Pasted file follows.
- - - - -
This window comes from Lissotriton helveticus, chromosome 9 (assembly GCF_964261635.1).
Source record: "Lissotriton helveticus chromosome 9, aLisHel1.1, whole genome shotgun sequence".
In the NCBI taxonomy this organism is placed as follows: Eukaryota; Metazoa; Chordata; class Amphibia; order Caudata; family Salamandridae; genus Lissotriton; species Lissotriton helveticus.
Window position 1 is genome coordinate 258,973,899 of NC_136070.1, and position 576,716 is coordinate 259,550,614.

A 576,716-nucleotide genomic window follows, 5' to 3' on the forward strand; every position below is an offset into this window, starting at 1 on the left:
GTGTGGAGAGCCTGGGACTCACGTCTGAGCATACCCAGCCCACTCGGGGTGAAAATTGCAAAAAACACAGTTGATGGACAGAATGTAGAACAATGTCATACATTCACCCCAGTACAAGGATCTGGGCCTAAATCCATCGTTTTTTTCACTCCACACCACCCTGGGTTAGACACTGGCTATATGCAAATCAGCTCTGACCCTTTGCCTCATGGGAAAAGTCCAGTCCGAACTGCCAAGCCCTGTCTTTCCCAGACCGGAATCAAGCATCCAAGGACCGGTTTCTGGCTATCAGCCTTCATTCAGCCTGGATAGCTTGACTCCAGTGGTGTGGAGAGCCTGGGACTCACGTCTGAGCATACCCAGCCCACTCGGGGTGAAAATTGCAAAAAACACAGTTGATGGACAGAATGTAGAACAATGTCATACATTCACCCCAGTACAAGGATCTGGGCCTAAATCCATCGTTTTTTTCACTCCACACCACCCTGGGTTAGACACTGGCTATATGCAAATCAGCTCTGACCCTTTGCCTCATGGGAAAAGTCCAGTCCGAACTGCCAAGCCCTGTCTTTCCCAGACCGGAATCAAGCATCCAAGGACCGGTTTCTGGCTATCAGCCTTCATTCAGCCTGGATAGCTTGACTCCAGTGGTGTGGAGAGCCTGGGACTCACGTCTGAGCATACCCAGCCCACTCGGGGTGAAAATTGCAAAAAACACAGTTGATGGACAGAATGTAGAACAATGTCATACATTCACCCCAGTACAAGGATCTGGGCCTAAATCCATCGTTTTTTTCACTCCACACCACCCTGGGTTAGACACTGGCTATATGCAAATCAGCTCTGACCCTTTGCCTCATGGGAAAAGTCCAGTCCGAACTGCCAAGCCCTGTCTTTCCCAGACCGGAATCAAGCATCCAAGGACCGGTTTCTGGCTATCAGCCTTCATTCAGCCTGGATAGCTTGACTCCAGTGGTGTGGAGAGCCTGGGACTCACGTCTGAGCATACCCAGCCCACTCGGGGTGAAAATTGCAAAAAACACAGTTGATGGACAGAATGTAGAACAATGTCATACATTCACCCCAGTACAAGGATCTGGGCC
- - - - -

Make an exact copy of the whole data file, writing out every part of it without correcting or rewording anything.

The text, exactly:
This window comes from Lissotriton helveticus, chromosome 9 (assembly GCF_964261635.1).
Source record: "Lissotriton helveticus chromosome 9, aLisHel1.1, whole genome shotgun sequence".
In the NCBI taxonomy this organism is placed as follows: Eukaryota; Metazoa; Chordata; class Amphibia; order Caudata; family Salamandridae; genus Lissotriton; species Lissotriton helveticus.
Window position 1 is genome coordinate 258,973,899 of NC_136070.1, and position 576,716 is coordinate 259,550,614.

A 576,716-nucleotide genomic window follows, 5' to 3' on the forward strand; every position below is an offset into this window, starting at 1 on the left:
GTGTGGAGAGCCTGGGACTCACGTCTGAGCATACCCAGCCCACTCGGGGTGAAAATTGCAAAAAACACAGTTGATGGACAGAATGTAGAACAATGTCATACATTCACCCCAGTACAAGGATCTGGGCCTAAATCCATCGTTTTTTTCACTCCACACCACCCTGGGTTAGACACTGGCTATATGCAAATCAGCTCTGACCCTTTGCCTCATGGGAAAAGTCCAGTCCGAACTGCCAAGCCCTGTCTTTCCCAGACCGGAATCAAGCATCCAAGGACCGGTTTCTGGCTATCAGCCTTCATTCAGCCTGGATAGCTTGACTCCAGTGGTGTGGAGAGCCTGGGACTCACGTCTGAGCATACCCAGCCCACTCGGGGTGAAAATTGCAAAAAACACAGTTGATGGACAGAATGTAGAACAATGTCATACATTCACCCCAGTACAAGGATCTGGGCCTAAATCCATCGTTTTTTTCACTCCACACCACCCTGGGTTAGACACTGGCTATATGCAAATCAGCTCTGACCCTTTGCCTCATGGGAAAAGTCCAGTCCGAACTGCCAAGCCCTGTCTTTCCCAGACCGGAATCAAGCATCCAAGGACCGGTTTCTGGCTATCAGCCTTCATTCAGCCTGGATAGCTTGACTCCAGTGGTGTGGAGAGCCTGGGACTCACGTCTGAGCATACCCAGCCCACTCGGGGTGAAAATTGCAAAAAACACAGTTGATGGACAGAATGTAGAACAATGTCATACATTCACCCCAGTACAAGGATCTGGGCCTAAATCCATCGTTTTTTTCACTCCACACCACCCTGGGTTAGACACTGGCTATATGCAAATCAGCTCTGACCCTTTGCCTCATGGGAAAAGTCCAGTCCGAACTGCCAAGCCCTGTCTTTCCCAGACCGGAATCAAGCATCCAAGGACCGGTTTCTGGCTATCAGCCTTCATTCAGCCTGGATAGCTTGACTCCAGTGGTGTGGAGAGCCTGGGACTCACGTCTGAGCATACCCAGCCCACTCGGGGTGAAAATTGCAAAAAACACAGTTGATGGACAGAATGTAGAACAATGTCATACATTCACCCCAGTACAAGGATCTGGGCC